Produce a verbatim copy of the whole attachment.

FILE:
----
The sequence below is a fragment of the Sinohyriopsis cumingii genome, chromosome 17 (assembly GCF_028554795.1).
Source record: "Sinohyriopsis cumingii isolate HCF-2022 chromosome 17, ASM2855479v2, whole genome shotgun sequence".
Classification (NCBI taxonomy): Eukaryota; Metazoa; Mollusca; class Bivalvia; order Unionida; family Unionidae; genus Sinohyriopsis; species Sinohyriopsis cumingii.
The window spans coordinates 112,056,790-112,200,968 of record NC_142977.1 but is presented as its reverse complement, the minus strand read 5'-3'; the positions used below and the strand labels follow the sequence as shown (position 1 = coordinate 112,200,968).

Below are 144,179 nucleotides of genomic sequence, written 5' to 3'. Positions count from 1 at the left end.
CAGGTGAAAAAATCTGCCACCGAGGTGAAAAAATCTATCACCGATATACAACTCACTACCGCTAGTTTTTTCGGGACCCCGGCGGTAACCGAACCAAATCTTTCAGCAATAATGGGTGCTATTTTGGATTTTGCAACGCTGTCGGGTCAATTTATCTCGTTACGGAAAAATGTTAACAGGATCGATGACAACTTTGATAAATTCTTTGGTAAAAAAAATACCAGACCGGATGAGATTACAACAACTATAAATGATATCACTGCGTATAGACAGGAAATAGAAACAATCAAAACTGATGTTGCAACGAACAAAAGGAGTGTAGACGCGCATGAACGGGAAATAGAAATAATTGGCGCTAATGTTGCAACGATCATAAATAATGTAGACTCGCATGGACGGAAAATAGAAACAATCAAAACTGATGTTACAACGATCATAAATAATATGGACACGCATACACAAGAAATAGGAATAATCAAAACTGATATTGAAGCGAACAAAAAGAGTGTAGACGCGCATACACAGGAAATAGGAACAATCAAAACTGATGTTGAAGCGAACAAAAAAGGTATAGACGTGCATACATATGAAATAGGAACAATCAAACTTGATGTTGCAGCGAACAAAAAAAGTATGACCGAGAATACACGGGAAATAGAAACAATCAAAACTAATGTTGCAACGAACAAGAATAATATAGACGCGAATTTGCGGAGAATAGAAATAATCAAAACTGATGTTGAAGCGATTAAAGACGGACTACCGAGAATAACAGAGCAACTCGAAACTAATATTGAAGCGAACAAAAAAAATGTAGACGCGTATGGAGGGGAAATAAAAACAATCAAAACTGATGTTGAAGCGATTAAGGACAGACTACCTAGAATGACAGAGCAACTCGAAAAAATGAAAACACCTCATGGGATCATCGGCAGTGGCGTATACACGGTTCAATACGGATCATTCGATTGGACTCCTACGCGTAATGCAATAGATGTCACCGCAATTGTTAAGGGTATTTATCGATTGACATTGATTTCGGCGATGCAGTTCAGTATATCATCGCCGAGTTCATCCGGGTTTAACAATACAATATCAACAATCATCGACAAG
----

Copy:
The sequence below is a fragment of the Sinohyriopsis cumingii genome, chromosome 17 (assembly GCF_028554795.1).
Source record: "Sinohyriopsis cumingii isolate HCF-2022 chromosome 17, ASM2855479v2, whole genome shotgun sequence".
Classification (NCBI taxonomy): Eukaryota; Metazoa; Mollusca; class Bivalvia; order Unionida; family Unionidae; genus Sinohyriopsis; species Sinohyriopsis cumingii.
The window spans coordinates 112,056,790-112,200,968 of record NC_142977.1 but is presented as its reverse complement, the minus strand read 5'-3'; the positions used below and the strand labels follow the sequence as shown (position 1 = coordinate 112,200,968).

Below are 144,179 nucleotides of genomic sequence, written 5' to 3'. Positions count from 1 at the left end.
CAGGTGAAAAAATCTGCCACCGAGGTGAAAAAATCTATCACCGATATACAACTCACTACCGCTAGTTTTTTCGGGACCCCGGCGGTAACCGAACCAAATCTTTCAGCAATAATGGGTGCTATTTTGGATTTTGCAACGCTGTCGGGTCAATTTATCTCGTTACGGAAAAATGTTAACAGGATCGATGACAACTTTGATAAATTCTTTGGTAAAAAAAATACCAGACCGGATGAGATTACAACAACTATAAATGATATCACTGCGTATAGACAGGAAATAGAAACAATCAAAACTGATGTTGCAACGAACAAAAGGAGTGTAGACGCGCATGAACGGGAAATAGAAATAATTGGCGCTAATGTTGCAACGATCATAAATAATGTAGACTCGCATGGACGGAAAATAGAAACAATCAAAACTGATGTTACAACGATCATAAATAATATGGACACGCATACACAAGAAATAGGAATAATCAAAACTGATATTGAAGCGAACAAAAAGAGTGTAGACGCGCATACACAGGAAATAGGAACAATCAAAACTGATGTTGAAGCGAACAAAAAAGGTATAGACGTGCATACATATGAAATAGGAACAATCAAACTTGATGTTGCAGCGAACAAAAAAAGTATGACCGAGAATACACGGGAAATAGAAACAATCAAAACTAATGTTGCAACGAACAAGAATAATATAGACGCGAATTTGCGGAGAATAGAAATAATCAAAACTGATGTTGAAGCGATTAAAGACGGACTACCGAGAATAACAGAGCAACTCGAAACTAATATTGAAGCGAACAAAAAAAATGTAGACGCGTATGGAGGGGAAATAAAAACAATCAAAACTGATGTTGAAGCGATTAAGGACAGACTACCTAGAATGACAGAGCAACTCGAAAAAATGAAAACACCTCATGGGATCATCGGCAGTGGCGTATACACGGTTCAATACGGATCATTCGATTGGACTCCTACGCGTAATGCAATAGATGTCACCGCAATTGTTAAGGGTATTTATCGATTGACATTGATTTCGGCGATGCAGTTCAGTATATCATCGCCGAGTTCATCCGGGTTTAACAATACAATATCAACAATCATCGACAAG